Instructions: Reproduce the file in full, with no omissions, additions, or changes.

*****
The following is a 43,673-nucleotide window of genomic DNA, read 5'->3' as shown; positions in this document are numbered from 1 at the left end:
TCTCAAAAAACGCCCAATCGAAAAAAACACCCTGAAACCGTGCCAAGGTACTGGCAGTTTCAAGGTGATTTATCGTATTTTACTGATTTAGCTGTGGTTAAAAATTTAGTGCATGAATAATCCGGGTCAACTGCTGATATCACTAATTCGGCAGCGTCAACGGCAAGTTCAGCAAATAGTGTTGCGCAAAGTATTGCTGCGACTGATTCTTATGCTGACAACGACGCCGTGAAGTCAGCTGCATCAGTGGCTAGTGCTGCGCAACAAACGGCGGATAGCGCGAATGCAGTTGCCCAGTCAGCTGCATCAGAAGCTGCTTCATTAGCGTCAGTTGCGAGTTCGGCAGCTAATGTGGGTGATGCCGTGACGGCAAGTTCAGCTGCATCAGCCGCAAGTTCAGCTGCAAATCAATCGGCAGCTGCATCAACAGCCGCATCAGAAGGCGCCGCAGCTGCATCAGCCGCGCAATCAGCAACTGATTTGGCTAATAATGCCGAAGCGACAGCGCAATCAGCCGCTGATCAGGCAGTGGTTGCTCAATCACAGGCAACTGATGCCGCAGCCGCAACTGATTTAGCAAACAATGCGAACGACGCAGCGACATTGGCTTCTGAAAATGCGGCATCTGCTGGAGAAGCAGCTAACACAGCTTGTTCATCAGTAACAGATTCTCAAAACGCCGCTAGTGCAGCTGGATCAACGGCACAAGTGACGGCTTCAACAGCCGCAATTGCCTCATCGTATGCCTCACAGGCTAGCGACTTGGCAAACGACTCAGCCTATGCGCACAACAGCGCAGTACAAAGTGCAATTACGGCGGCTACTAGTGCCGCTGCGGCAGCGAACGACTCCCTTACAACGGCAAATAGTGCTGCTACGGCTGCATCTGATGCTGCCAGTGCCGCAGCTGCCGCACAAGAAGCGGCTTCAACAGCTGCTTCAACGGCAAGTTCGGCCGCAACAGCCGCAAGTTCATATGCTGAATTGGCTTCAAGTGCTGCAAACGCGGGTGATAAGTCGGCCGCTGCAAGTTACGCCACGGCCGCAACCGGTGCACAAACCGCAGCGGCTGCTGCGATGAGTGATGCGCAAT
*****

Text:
The following is a 43,673-nucleotide window of genomic DNA, read 5'->3' as shown; positions in this document are numbered from 1 at the left end:
TCTCAAAAAACGCCCAATCGAAAAAAACACCCTGAAACCGTGCCAAGGTACTGGCAGTTTCAAGGTGATTTATCGTATTTTACTGATTTAGCTGTGGTTAAAAATTTAGTGCATGAATAATCCGGGTCAACTGCTGATATCACTAATTCGGCAGCGTCAACGGCAAGTTCAGCAAATAGTGTTGCGCAAAGTATTGCTGCGACTGATTCTTATGCTGACAACGACGCCGTGAAGTCAGCTGCATCAGTGGCTAGTGCTGCGCAACAAACGGCGGATAGCGCGAATGCAGTTGCCCAGTCAGCTGCATCAGAAGCTGCTTCATTAGCGTCAGTTGCGAGTTCGGCAGCTAATGTGGGTGATGCCGTGACGGCAAGTTCAGCTGCATCAGCCGCAAGTTCAGCTGCAAATCAATCGGCAGCTGCATCAACAGCCGCATCAGAAGGCGCCGCAGCTGCATCAGCCGCGCAATCAGCAACTGATTTGGCTAATAATGCCGAAGCGACAGCGCAATCAGCCGCTGATCAGGCAGTGGTTGCTCAATCACAGGCAACTGATGCCGCAGCCGCAACTGATTTAGCAAACAATGCGAACGACGCAGCGACATTGGCTTCTGAAAATGCGGCATCTGCTGGAGAAGCAGCTAACACAGCTTGTTCATCAGTAACAGATTCTCAAAACGCCGCTAGTGCAGCTGGATCAACGGCACAAGTGACGGCTTCAACAGCCGCAATTGCCTCATCGTATGCCTCACAGGCTAGCGACTTGGCAAACGACTCAGCCTATGCGCACAACAGCGCAGTACAAAGTGCAATTACGGCGGCTACTAGTGCCGCTGCGGCAGCGAACGACTCCCTTACAACGGCAAATAGTGCTGCTACGGCTGCATCTGATGCTGCCAGTGCCGCAGCTGCCGCACAAGAAGCGGCTTCAACAGCTGCTTCAACGGCAAGTTCGGCCGCAACAGCCGCAAGTTCATATGCTGAATTGGCTTCAAGTGCTGCAAACGCGGGTGATAAGTCGGCCGCTGCAAGTTACGCCACGGCCGCAACCGGTGCACAAACCGCAGCGGCTGCTGCGATGAGTGATGCGCAAT